Route Planning

imgp1439.jpgOne of my favorite aspects of planning for an extended cruise, or even just a simple day sail to a new anchorage is reviewing the charts and visualizing the possibilities.  Being the captain of Puff, these options must be reviewed in order to take into account each and every possibility.  Of course these options must be reviewed with the crew, but in the end the safest and most reasonable route is left to my discretion.  There are so many variables to take into account when planning a passage and as long as a timeline is not trying to be met you can find yourself in some wonderful places simply by being blown in that direction.  As all sailors know, sailboats (at least most cruising boats) don’t point nearly as well as we plan.  Therefore along with the inevitable windshifts, one cannot be too headstrong to reach a certain destination.  Of course there are those glorious downwind sails where the apparent wind feels light and the sun warms your skin, but for those days when the wind is not aft of the beam one needs to have options in order to retain sanity.  Pouring over the charts the night before and seeing all the possibilities is one of by favorite aspects of living on a sailboat.  A good rum drink and all the possible charts spread out before me just gets my mind running.  Thinking about the possible wind shifts, tides upon departure and arrival, what the surrounding land will really look like, how the ocean swell might refract into the anchorage, the possibility of arriving in the dark, so many variables to think about and options to have just in case.  So many times I’ve planned a route only to find the wind is just a little to much on the nose. Option 1: Tack into the wind and calculate the new time to reach the destination (always a disappointment), Option 2: Choose a new destination and fall off on a more comfortable heading (usually the best option, just take into account for the wind shift for your next day of sailing).  Whatever it ends up being it’s always easier to face the facts if you’ve reviewed the options the night before.  Reviewing the charts and planning the passage gives you a better sense of time required to reach the destination, but it also helps you visualize what to expect once you arrive.  The more you sail to new anchorages the more you can picture what the new harbor will look like in comparison to the charts.  Sometimes the land you had been planning on seeking shelter behind during a blow is nothing but marsh leaving you totally exposed to the brunt of the wind. Other times the ideal looking anchorage has a swell wrapping in and upon anchoring the surge rolling under the boat makes for an uncomfortable rocky-rolly night. With more and more experience these unforseen possibilities can be realized and avoided, which make life on board much better for both captain and crew.  I mean who wouldn’t want to pull into an ideal anchorage in the lee of the wind, with no swell rolling you around, and before it gets dark-  even if it wasn’t your first choice?! There’s always tomorrow.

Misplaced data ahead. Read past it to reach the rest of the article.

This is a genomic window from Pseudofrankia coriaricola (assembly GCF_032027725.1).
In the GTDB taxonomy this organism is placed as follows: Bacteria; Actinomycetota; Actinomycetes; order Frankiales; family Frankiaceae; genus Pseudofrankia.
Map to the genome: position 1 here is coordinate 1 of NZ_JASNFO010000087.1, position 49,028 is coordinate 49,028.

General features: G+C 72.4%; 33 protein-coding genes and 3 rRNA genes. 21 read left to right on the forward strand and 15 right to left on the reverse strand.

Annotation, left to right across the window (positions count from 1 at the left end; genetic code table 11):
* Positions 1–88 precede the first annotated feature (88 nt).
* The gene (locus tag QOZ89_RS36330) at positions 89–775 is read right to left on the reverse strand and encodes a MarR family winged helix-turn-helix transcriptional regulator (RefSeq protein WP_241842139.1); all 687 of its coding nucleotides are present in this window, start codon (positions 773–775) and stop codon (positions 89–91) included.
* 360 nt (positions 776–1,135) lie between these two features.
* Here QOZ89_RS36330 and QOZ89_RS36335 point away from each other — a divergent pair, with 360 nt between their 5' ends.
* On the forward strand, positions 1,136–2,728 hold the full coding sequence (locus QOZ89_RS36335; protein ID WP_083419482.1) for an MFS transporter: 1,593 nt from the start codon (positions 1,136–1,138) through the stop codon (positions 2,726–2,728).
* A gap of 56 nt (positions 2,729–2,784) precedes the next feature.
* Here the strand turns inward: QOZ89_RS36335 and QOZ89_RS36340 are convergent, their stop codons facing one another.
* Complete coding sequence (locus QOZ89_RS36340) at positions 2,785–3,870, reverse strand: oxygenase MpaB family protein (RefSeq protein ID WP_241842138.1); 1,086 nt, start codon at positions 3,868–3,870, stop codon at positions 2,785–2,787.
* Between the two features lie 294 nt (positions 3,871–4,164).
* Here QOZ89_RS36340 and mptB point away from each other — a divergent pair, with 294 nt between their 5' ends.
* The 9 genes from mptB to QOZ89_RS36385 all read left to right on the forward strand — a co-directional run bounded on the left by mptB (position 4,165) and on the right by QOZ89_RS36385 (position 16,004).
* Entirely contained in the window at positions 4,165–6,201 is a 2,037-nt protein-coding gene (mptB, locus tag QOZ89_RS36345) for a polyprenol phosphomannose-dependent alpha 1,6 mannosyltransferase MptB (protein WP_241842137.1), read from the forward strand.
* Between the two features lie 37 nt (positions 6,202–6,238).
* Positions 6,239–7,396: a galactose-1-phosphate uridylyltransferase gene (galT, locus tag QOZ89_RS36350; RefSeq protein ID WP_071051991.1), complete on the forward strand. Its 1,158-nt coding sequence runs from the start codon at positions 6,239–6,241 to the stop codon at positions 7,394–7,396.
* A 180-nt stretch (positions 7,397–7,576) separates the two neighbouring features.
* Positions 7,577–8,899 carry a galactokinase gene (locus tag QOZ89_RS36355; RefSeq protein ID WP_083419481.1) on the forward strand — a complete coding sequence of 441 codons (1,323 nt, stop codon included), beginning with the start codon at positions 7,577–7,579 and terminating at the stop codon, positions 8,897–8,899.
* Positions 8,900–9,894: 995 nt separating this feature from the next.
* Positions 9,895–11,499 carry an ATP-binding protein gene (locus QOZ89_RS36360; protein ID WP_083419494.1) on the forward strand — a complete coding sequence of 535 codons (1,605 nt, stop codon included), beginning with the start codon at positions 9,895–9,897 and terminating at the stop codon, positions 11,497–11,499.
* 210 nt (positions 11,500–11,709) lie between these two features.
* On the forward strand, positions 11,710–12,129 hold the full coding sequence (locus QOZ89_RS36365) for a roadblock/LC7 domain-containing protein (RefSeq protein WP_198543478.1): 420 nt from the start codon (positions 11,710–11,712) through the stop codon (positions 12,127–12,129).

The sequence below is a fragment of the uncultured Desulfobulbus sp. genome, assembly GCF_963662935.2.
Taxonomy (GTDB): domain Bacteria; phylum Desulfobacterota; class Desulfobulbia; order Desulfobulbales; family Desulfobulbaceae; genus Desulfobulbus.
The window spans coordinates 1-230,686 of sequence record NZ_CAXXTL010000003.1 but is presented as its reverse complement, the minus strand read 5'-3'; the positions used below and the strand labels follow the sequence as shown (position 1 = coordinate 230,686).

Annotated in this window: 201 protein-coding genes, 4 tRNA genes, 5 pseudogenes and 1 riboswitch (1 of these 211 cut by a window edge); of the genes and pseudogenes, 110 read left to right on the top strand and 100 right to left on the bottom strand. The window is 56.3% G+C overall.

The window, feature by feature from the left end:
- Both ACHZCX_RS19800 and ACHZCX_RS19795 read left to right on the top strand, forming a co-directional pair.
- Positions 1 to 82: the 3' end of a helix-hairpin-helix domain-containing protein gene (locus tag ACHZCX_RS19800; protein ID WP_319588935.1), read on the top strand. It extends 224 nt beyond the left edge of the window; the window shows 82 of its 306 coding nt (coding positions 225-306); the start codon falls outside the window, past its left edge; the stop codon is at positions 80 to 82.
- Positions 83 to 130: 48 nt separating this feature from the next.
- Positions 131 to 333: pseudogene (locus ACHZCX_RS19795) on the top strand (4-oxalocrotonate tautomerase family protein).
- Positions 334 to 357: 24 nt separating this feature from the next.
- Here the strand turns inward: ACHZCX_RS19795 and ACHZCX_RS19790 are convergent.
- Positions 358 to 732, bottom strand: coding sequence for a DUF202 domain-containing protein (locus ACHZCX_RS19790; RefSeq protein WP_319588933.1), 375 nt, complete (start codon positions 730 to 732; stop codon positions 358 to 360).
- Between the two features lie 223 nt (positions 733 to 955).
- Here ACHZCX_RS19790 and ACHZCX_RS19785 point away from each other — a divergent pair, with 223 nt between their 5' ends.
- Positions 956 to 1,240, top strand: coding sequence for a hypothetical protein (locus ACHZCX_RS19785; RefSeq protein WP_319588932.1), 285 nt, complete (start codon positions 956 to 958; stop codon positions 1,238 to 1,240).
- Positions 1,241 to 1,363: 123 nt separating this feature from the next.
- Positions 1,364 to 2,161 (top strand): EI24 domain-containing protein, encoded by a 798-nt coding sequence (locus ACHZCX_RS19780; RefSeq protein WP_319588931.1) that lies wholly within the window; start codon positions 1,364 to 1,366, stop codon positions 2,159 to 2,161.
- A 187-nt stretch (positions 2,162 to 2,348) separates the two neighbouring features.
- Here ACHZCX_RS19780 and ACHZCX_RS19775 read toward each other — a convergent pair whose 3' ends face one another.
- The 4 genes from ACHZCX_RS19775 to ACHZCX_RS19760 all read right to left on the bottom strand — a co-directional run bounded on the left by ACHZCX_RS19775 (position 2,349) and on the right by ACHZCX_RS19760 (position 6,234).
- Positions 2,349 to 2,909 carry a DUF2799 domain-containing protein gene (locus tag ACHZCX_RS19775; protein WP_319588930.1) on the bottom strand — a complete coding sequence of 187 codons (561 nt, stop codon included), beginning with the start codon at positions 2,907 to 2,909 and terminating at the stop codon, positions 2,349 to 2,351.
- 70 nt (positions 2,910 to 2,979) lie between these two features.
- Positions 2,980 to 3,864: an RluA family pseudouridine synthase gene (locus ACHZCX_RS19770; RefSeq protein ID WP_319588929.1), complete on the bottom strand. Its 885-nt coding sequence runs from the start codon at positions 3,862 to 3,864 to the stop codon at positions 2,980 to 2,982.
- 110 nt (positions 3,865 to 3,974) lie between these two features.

One response to “Route Planning

  1. Just did a tag surf and located your site. Sounds like a great plan! I’m landlocked in Germany with 6 months to go on this 3 year “sentence” with Uncle Sam. I’m awaiting my next assignment which will probably take me to D.C. or possibly Tampa. My sailing experience is limited to a couple of Hobie Cats and serving as ballast for some of the races in Tampa. I plan to change all that when I get back to the states. I’m thinking about liveaboard right away either in St. Pete or Annapolis depending on the next assignment. Can you recommend any good books specifically for cruising the east coast? Thinking about a cruise from Boston to Corpus Christi for my first jaunt.



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